6. Martial Arts
Silat is a traditional martial art from Java. The martial arts school that was first established was named Kali Majapahit which came from the ancient Majapahit kingdom. Another Javanese silat school is Perisai Diri which was founded by the late RM Soebandiman Dirdjoatmodjo. This silat school developed throughout Java and Indonesia, even as far as America and Europe. It is not surprising that silat competitions are now held in various national and international silat competitions.
7. Javanese calendar
The Javanese calendar is a calendar that combines Islamic culture, Javanese Hindu-Buddhist culture, and European culture. In this calendar, there are two cycles of days used. The first is the weekly cycle which consists of 7 days like the Gregorian calendar. The second is the Pecan Pancawara cycle which only consists of 5 market days. Market day as a benchmark for finding a good day is still maintained by the Javanese who hold on to their traditions. The Javanese calendar is also listed in the general calendar, which makes it easier for the Javanese to see market days.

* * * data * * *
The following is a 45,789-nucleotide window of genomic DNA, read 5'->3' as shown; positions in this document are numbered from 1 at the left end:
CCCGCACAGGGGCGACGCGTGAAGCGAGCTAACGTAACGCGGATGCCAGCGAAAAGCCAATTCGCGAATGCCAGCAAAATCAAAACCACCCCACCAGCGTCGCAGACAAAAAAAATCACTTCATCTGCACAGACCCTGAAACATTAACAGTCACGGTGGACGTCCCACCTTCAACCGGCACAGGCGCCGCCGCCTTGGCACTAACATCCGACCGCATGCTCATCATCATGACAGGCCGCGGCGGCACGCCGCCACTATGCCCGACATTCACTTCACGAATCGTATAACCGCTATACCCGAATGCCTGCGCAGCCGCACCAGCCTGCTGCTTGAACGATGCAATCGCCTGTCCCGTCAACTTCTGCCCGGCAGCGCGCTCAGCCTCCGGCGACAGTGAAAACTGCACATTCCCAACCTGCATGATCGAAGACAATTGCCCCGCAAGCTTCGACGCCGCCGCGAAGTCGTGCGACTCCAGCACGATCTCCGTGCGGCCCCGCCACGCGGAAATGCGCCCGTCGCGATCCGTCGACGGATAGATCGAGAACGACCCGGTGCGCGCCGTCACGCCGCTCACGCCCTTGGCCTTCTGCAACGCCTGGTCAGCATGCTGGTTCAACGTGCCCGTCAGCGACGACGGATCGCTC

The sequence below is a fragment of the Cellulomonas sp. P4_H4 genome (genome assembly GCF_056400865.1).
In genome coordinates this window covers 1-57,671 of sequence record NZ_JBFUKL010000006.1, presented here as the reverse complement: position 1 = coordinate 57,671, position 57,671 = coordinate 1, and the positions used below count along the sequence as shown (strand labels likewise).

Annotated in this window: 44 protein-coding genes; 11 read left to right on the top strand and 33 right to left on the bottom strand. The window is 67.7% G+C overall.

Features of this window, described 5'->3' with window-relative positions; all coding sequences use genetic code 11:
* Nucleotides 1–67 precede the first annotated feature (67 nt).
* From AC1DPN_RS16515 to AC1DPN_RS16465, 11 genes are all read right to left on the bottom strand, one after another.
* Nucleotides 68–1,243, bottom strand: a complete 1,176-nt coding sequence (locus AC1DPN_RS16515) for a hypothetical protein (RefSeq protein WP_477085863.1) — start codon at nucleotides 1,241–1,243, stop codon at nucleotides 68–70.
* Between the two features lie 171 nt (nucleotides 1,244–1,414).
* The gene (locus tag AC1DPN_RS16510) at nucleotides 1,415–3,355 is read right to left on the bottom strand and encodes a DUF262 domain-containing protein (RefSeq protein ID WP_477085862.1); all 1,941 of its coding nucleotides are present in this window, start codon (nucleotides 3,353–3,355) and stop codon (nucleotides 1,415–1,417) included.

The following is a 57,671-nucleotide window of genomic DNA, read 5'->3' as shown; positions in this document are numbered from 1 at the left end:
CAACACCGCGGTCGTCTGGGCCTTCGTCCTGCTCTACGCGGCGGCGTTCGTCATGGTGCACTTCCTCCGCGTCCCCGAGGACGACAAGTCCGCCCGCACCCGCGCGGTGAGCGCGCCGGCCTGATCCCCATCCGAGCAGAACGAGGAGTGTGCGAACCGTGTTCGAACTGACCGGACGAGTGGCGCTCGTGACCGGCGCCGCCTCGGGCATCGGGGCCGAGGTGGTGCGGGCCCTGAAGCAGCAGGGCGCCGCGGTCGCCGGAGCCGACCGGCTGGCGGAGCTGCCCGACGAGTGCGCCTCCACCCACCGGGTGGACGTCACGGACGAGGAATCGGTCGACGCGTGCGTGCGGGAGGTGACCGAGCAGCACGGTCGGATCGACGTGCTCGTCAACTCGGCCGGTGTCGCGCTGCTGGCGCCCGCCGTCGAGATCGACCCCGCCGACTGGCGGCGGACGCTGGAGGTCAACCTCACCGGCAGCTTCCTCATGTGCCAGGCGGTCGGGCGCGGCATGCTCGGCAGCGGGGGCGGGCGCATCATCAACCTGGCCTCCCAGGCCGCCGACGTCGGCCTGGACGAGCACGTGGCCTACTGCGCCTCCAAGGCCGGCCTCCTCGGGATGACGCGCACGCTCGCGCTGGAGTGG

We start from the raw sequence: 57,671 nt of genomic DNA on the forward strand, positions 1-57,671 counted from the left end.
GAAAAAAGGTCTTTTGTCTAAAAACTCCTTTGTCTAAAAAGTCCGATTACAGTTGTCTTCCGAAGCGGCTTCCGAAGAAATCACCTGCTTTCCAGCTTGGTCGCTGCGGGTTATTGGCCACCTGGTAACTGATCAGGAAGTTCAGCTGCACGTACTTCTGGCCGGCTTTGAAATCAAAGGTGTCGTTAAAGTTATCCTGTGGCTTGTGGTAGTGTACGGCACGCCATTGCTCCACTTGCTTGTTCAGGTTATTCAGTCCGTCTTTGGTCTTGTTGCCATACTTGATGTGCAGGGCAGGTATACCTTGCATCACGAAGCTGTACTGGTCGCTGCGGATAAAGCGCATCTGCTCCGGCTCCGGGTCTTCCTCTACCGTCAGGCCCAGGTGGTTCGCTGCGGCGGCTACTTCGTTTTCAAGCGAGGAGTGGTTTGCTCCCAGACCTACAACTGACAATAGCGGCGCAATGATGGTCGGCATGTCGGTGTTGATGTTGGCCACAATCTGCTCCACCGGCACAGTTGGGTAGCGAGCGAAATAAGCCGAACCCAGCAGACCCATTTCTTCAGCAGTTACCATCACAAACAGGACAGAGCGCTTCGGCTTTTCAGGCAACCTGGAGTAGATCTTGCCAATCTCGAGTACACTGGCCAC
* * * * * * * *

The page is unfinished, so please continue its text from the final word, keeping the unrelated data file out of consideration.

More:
8. Value Higher Education
Javanese people really value education. This is proven by the fact that the father of Indonesian education, namely Ki Hajar Dewantara, is a Javanese and he is a pioneer of education in Indonesia. The first medical school in Indonesia, namely STOVIA, was founded in Java. In addition, in this modern era universities on the island of Java are ranked the best in Indonesia. In fact, in the National Science Olympiad competition, it was noted that regions on the island of Java won the most in this national-level science competition.
9. Jung Ship
The Jung ship is a traditional Javanese ship that is believed to have been used by the Javanese during the previous royal era. This ship is also called the Borobudur ship because it was found as a depiction of a Jung ship in the reliefs of the Borobudur temple. This ship is equipped with two steering rods in the shape of oars, and a screen that resembles a rectangle. The hull of the Jung ship was made by connecting the boards to the keel of the ship, which was then connected to wooden pegs without using a frame, bolts, or iron nails.
10. The Remaining Kingdom of Java
In ancient times, many kingdoms stood in Java such as the Mataram Hindu kingdom, the Majapahit kingdom, the Singasari kingdom, and other kingdoms. However, now the remaining Javanese kingdom is only 4 kingdoms. The kingdoms are the Sultanate of Cirebon, the Sultanate of Yogyakarta (Ngayogyakarta Hadiningrat), the Sultanate of Surakarta, and the Kanoman Sultanate of Cirebon. These governments still stand firm in the Indonesian homeland and hold their culture and traditions firmly.
11. Javanese Literature